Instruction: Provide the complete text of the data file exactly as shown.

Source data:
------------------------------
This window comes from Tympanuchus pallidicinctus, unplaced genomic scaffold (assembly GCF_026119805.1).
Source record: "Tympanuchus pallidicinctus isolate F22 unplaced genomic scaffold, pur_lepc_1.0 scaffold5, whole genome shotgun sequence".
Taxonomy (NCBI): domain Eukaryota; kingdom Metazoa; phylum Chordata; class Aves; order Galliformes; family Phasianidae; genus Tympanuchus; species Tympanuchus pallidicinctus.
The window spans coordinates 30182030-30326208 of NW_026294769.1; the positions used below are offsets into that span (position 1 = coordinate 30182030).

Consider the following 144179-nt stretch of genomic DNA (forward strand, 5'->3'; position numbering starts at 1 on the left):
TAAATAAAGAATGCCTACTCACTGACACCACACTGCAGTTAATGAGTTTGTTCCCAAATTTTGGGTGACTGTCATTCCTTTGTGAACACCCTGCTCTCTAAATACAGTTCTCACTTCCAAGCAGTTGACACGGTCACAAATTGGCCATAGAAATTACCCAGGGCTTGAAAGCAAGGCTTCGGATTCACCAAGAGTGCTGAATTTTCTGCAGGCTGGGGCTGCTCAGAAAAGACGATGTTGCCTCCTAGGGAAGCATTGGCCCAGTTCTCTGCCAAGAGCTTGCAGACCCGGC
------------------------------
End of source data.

This window comes from Tympanuchus pallidicinctus, unplaced genomic scaffold (assembly GCF_026119805.1).
Source record: "Tympanuchus pallidicinctus isolate F22 unplaced genomic scaffold, pur_lepc_1.0 scaffold5, whole genome shotgun sequence".
Taxonomy (NCBI): domain Eukaryota; kingdom Metazoa; phylum Chordata; class Aves; order Galliformes; family Phasianidae; genus Tympanuchus; species Tympanuchus pallidicinctus.
The window spans coordinates 30182030-30326208 of NW_026294769.1; the positions used below are offsets into that span (position 1 = coordinate 30182030).

Consider the following 144179-nt stretch of genomic DNA (forward strand, 5'->3'; position numbering starts at 1 on the left):
TAAATAAAGAATGCCTACTCACTGACACCACACTGCAGTTAATGAGTTTGTTCCCAAATTTTGGGTGACTGTCATTCCTTTGTGAACACCCTGCTCTCTAAATACAGTTCTCACTTCCAAGCAGTTGACACGGTCACAAATTGGCCATAGAAATTACCCAGGGCTTGAAAGCAAGGCTTCGGATTCACCAAGAGTGCTGAATTTTCTGCAGGCTGGGGCTGCTCAGAAAAGACGATGTTGCCTCCTAGGGAAGCATTGGCCCAGTTCTCTGCCAAGAGCTTGCAGACCCGGC